A silent movie, in black and white, with a pair of lead actors unknown to U.S. audiences? Yes, this accurately describes “The Artist.”
One other detail: This movie happens to be an anointed front-runner in the Oscar race, despite its apparent uphill battle.
I’m not sure about significant Oscar triumphs, but “The Artist” is certainly a warm, audience-friendly movie, assuming said audience will sit still for a picture without dialogue.
It’s the brainchild of director Michel Hazanavicius and actor Jean Dujardin, who previously collaborated on the uproarious “OSS 117” spy spoofs in their native France.
In “The Artist,” Dujardin plays the lead role, an incorrigibly hammy movie star of the silent era named George Valentin. A breezy performer out of the Douglas Fairbanks mold, Valentin finds his popularity shaken when sound pictures come in.
At his peak, he befriends a spunky nobody, a big-eyed gamine named Peppy Miller (Berenice Bejo). In true “Star is Born” fashion, his fame declines while her career begins to rise, setting the stage for a poignant final act that seems to come right out of a silent-era melodrama.
The whole film is straightforward, almost to a fault: Hazanavicius traces a predictable storyline, and the ups and downs feel pre-ordained.
The novelty, of course, comes in the fun of watching how all this is worked out as a silent movie (though not really silent at all, given Ludovic Bourse’s hard-working musical score). The movie’s full of little visual gags that lift up individual scenes, including a dog that proves just as big a ham as his master.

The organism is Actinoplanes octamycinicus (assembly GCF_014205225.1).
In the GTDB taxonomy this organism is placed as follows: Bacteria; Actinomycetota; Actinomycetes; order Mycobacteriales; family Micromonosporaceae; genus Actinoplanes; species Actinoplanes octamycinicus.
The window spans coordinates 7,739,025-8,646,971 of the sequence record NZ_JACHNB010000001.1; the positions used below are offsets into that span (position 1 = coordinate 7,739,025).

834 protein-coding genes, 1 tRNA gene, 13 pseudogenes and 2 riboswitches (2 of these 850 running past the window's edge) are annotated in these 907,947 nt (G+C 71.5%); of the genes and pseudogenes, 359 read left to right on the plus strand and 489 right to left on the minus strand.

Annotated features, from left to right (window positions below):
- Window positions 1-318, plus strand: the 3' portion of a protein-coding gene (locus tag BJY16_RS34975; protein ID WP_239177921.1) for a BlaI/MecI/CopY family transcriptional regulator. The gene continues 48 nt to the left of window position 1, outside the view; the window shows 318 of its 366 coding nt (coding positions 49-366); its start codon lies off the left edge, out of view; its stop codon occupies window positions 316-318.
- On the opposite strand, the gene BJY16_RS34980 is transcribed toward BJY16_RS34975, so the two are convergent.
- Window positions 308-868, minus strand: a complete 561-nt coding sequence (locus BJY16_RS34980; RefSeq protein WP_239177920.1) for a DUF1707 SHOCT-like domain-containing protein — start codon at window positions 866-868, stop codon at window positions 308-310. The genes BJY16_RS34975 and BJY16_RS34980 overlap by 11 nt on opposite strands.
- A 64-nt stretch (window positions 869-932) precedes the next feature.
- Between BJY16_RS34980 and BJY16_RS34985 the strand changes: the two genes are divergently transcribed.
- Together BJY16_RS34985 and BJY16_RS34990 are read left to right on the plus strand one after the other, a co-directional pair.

Jean Dujardin is the movie’s main source of delight. Born with a movie star’s quick grin, which is crowned here with a dapper 1920s mustache, Dujardin has the kind of expressive face that would’ve served him very well in the silent era (many of his biggest laughs in the “OSS 117” films, in which he played the world’s most idiotic Cold War spy, came purely from his blissfully clueless facial expressions).
He also shows off some quick-footed dancing skills, another of the film’s unexpected pleasures. Although Berenice Bejo comes across charmingly, and there are other actors filling out the supporting roles (John Goodman and Penelope Ann Miller included), Dujardin’s star turn carries the movie.
Is “The Artist” really an Oscar contender? It came up short on that score for me. But don’t be shocked if Jean Dujardin steps up to a few podiums during awards season: He’s that good.
“The Artist” (3 stars)
A black-and-white movie rendered as a throwback to the silent era, this audience-friendly picture paints a well-worn tale of a famous movie star (Jean Dujardin) whose career wobbles when sound comes to movies in the 1920s. The story is old, but Dujardin’s star turn is a delight to watch, and director Michel Hazanavicius invents enough gags to put it over.
Rated: PG-13 for subject matter.
Showing: Call theater for show times; theater list on Page E2.